Expectations and behaviour

Transcript

Anyone who attempts to travel to Australia by boat without a visa will be turned back or transferred to a regional processing country.

The following information is not for people whose protection claims are being assessed in regional processing countries.

This information is for people who have already arrived in Australia by boat without a visa and whose protection claims will be assessed in Australia.

Being in Australia is a privilege, not a right.

Your behaviour – what you do and how you act – is important.

Your behaviour could influence how long you can stay in Australia and whether you will live in detention or in the community.

All people must follow Australia's laws and behave responsibly – at home and in public.

The laws keep Australian society orderly and safe for everyone.

You must understand your responsibilities, and what is against the law in Australia.

Some of these responsibilities and laws may be different from your home country.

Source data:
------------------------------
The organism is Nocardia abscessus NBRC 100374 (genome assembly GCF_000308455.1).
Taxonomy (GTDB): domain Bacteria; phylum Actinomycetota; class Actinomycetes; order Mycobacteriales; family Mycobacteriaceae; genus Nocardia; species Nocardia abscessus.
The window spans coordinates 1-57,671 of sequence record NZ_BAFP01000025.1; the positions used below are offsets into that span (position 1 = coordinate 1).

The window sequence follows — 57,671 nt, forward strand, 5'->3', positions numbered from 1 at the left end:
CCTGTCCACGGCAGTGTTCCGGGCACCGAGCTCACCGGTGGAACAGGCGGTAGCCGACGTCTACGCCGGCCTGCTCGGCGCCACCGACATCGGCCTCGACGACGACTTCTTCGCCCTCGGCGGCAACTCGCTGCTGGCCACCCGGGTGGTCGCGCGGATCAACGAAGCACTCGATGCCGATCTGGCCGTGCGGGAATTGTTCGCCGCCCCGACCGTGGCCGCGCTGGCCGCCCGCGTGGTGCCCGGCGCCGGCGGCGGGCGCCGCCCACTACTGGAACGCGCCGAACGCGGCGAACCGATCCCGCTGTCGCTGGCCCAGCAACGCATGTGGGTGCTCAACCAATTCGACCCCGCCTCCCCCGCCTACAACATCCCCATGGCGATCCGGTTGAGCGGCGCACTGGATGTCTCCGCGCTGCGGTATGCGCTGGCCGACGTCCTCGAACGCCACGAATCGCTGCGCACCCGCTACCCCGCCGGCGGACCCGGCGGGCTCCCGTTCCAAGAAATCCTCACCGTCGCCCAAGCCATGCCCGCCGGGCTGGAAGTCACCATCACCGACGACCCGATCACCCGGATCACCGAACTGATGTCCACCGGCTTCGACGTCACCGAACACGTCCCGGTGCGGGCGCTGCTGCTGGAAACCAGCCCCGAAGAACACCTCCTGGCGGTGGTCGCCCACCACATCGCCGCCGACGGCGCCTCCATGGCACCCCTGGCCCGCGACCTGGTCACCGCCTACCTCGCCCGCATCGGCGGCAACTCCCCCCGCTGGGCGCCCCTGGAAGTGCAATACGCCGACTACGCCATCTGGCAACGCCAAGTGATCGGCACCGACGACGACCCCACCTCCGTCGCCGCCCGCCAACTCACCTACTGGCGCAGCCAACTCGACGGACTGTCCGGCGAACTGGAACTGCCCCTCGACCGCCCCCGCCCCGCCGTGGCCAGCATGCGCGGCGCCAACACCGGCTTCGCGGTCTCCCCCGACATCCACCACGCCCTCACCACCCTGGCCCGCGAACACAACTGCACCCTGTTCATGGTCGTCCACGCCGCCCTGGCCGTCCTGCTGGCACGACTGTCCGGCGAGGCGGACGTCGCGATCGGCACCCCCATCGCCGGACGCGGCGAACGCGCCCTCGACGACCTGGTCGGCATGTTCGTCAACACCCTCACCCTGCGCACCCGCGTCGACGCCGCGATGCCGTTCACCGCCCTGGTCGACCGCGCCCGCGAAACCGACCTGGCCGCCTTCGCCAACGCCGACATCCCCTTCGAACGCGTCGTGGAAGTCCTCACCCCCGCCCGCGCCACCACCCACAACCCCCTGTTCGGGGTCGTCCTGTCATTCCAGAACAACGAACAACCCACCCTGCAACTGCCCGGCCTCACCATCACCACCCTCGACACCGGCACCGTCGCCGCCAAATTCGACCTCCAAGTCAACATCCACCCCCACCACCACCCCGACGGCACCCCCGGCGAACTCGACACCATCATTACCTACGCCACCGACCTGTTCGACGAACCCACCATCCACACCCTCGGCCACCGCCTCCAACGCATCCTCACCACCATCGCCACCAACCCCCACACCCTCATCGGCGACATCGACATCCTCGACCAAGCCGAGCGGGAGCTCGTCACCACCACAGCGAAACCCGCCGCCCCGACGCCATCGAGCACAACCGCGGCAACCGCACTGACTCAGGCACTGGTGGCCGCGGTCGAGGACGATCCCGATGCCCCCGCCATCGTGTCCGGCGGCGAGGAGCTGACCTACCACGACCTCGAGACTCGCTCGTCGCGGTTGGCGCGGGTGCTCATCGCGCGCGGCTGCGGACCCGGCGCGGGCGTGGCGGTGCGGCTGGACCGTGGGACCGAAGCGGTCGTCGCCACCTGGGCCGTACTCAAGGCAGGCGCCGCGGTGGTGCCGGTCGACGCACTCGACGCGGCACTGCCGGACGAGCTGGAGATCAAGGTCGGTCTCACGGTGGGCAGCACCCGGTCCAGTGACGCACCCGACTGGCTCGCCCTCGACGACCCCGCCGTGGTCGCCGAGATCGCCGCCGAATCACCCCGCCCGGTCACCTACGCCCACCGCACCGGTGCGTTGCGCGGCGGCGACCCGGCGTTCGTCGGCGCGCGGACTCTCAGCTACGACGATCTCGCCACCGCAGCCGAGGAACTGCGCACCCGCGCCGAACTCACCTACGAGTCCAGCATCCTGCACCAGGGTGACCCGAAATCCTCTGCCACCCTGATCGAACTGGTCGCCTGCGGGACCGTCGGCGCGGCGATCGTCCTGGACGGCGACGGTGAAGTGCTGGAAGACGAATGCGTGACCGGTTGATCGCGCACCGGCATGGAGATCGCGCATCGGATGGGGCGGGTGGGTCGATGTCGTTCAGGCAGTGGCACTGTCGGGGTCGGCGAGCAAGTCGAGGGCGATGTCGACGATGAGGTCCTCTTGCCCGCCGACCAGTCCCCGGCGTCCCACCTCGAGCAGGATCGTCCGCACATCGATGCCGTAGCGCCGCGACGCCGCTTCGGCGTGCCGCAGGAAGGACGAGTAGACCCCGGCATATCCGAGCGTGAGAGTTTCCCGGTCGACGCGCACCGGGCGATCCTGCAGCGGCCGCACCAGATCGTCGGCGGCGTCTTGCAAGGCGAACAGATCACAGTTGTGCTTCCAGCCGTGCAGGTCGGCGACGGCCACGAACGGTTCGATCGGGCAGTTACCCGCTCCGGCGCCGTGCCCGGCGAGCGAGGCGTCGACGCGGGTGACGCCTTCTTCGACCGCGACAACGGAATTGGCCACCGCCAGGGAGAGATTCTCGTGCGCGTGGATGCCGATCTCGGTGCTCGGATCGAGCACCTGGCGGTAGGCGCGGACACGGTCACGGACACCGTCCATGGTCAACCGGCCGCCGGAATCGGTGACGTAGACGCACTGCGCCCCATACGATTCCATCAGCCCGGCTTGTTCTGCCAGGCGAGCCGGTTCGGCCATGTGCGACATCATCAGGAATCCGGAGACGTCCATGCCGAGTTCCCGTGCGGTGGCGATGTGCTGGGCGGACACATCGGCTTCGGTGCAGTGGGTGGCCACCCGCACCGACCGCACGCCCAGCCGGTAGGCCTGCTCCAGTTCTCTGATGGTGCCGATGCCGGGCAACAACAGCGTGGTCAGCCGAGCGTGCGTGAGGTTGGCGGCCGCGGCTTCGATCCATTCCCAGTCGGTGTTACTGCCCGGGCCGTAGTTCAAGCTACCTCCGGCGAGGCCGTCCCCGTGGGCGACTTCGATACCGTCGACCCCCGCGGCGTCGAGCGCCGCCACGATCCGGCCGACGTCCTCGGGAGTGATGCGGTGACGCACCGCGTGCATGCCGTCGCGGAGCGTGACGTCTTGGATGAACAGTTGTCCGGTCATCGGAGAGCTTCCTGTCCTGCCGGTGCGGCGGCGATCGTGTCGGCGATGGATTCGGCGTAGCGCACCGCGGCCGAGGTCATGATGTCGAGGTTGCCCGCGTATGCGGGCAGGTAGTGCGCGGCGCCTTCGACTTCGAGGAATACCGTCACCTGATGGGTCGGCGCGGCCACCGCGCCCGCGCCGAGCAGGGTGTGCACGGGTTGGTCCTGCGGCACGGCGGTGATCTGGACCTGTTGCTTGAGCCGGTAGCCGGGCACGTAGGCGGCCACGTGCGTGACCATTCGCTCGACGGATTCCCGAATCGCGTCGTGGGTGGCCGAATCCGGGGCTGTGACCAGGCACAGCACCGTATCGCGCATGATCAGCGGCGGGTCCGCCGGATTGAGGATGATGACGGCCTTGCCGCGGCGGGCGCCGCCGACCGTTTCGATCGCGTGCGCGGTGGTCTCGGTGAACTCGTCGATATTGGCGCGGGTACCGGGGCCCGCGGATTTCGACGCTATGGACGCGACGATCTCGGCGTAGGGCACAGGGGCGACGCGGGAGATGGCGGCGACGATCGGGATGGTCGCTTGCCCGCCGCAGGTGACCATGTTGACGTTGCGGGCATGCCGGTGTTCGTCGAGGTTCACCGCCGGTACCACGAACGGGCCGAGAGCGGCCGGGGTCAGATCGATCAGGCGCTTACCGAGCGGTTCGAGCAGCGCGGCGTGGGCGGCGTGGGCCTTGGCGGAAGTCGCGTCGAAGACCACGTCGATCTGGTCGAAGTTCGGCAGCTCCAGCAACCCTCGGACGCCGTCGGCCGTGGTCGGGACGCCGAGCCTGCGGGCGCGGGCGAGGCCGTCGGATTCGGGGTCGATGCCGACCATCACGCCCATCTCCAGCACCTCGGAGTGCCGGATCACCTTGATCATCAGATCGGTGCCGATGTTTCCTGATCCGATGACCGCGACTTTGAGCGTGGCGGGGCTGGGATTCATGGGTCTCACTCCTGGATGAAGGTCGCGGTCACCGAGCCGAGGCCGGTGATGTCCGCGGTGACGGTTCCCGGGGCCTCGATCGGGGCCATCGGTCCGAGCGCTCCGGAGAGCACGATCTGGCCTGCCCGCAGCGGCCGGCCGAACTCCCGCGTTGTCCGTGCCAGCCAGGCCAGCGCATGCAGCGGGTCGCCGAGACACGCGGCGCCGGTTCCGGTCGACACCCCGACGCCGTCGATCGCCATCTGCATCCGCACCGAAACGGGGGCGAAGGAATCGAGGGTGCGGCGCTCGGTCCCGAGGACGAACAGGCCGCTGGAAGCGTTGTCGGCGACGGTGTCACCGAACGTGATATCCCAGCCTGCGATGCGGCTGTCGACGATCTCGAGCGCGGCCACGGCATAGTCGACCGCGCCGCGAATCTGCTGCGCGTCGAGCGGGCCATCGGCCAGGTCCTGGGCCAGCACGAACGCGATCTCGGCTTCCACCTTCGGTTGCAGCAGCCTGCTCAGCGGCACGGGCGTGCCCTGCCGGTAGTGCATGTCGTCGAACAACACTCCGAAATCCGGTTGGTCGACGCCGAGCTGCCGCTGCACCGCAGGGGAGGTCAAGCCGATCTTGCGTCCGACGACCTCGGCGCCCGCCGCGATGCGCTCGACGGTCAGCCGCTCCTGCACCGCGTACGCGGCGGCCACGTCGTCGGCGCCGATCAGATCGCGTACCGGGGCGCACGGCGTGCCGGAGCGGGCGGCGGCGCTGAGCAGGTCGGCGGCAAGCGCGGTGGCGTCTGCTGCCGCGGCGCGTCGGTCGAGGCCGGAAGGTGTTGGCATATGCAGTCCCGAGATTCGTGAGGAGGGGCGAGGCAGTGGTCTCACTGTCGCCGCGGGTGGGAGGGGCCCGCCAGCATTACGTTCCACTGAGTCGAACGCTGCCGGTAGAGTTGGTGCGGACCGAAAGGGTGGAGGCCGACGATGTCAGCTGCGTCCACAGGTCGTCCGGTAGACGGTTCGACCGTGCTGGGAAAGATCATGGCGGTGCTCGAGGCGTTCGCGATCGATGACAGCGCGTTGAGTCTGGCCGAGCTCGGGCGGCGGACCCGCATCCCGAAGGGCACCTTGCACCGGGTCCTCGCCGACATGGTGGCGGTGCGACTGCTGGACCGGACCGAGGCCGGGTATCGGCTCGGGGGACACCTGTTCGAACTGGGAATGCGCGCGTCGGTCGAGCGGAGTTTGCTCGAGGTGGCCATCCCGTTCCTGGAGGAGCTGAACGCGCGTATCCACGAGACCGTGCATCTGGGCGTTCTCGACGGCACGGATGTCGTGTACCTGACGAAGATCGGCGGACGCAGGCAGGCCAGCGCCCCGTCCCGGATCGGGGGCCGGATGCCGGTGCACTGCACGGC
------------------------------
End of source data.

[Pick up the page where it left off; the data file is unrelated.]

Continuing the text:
Some behaviours are unacceptable in Australia.

Unacceptable behaviour includes being violent, damaging property, lying to a government officer, giving false identity documents or information.

Treat all people in Australia with respect.

This includes women, children and people from different countries.

Do not make uninvited physical contact or use words to abuse or threaten other people, or make sexual comments.

You are responsible for what you do and how you act, even if you did not know your behaviour was wrong, you were under the influence of alcohol or drugs, or you made a mistake.

Talk to people you trust about Australia's customs and culture.

Be open and ask questions if you do not understand something.

If you are granted a visa, you must follow all the visa conditions.

These conditions are written in the visa grant letter.

Make sure you understand them.

If you are granted a bridging visa, one of your visa conditions will be to abide by the Code of Behaviour.

Breaching your visa conditions could lead to serious consequences, including your visa being cancelled.

If your visa is cancelled, you will be taken back to immigration detention.

Ask an immigration officer or service provider if you do not understand your visa conditions.

They can give you more detailed information.

Information is also available at: Illegal maritime arrivals

Copyright and usage

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Expectations and behaviour by Australian Government Department of Immigration and Border Protection is licensed under a Creative Commons Attribution-NonCommercial 4.0 International License.​​​​​​​